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The repeater should be situated so that it has at least half signal strength from the base station, so it may be best to swap ap's around and see which one is strong enough to give the repeater a good signal. Optimally you could run a burried cable to bridge the 2 buildings, or 2 directional ap and bridge like EnGenius 802.11 A/N 5GHZ 300 Mbps Outdoor High Power 400MW Client BRIDGE/AP
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Last edited by odis172; May 29, 2013 at 05:02 AM.
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Old May 28, 2013, 01:20 PM
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The best solution in terms of support would be to run Superior Essex Cat5e OSP (or similar). But, a Point-to-Point solution like the EnGenius client bridge could also work.

However, I assume the office is fed of the homes power, maybe via a subpanel but a powerline Ethernet transceiver might be your best bet for keeping costs low and not having huge issues troubleshooting over the phone.
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Old May 28, 2013, 02:22 PM
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Unfortunately, running any kind of cable underground is just not feasible at the moment. Edmonton area is not weather friendly for a shallow trench, and we certainly don't have the time to be digging deep trenches. (And likely won't until at least next summer.)

I never considered an EoP option actually. I don't know if they are powered from the same circuit or not. If they are, that could be an excellent option. Although isn't there severe limitations to EoP for range as well?

I may look at picking up a longer range router with external antennae to run the main connection. Then use the e2000 to repeat throughout the house. If I go this route, any suggestions on a solid wireless router (preferably under $100) that has good range and penetration for insulated walls? I see a member has a Linksys WRT350n for sale. I've never used that router though, so not sure on performance?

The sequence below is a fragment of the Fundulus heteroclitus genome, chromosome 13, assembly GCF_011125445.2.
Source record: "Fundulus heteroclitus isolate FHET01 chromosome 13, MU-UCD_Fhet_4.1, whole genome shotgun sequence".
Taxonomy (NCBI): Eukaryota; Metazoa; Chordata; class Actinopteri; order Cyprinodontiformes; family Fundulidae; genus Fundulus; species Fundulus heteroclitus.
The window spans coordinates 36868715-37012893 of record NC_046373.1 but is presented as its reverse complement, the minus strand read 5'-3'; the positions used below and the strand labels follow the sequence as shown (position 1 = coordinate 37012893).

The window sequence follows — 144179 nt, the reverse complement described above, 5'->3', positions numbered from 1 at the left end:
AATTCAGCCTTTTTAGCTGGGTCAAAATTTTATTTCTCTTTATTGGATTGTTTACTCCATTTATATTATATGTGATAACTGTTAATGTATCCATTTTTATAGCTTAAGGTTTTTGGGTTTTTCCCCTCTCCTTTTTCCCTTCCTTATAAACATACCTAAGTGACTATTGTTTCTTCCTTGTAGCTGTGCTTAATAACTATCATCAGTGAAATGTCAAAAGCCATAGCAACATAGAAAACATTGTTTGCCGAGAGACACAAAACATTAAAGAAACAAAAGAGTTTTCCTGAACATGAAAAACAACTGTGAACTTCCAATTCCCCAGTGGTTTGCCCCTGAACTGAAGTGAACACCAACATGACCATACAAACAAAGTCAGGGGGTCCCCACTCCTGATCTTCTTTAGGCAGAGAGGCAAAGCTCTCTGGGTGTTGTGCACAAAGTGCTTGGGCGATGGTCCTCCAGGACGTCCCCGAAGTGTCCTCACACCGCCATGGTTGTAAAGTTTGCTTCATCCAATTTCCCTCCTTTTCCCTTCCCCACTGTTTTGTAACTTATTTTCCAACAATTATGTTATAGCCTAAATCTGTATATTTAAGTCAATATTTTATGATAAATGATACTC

*EDIT*
Just found out the spare router they have at the house is a D-Link DIR-615. It's on the DD-WRT compatible list, and has external antennae. Although reviews peg it with medium range. Thoughts?

Last edited by Caldezar; May 28, 2013 at 02:29 PM.
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Old May 28, 2013, 07:26 PM
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There should be no need to change the SSID's. By design, WiFi clients are configured to "roam" to the best signal AP it finds. I would keep the SSID's the same and ensure both routers at either end are WDS compatible. It would likely be best to use 2 identical routers with DD-WRT/Tomato.

If money allows, I would go with dual ASUS RT-N66U's. I find the signal strength on them to be the best thus far. The cheaper RT-N16 might work well enough too, but I never found it's wireless to be overly strong.

A slightly cheaper solution could be the Amped Wireless brand of products. Never personally used it and not sure if it lives up to it's claims, but if it is truly 600mW, it should have decent coverage.
Amped Wireless R10000 High Power Wireless-N 600mW Smart Router
Amped Wireless SR10000 High Power Wireless-N 600mW Smart Repeater and Range Extender

And of course, try to position the routers as close to each other as possible (corners of each building).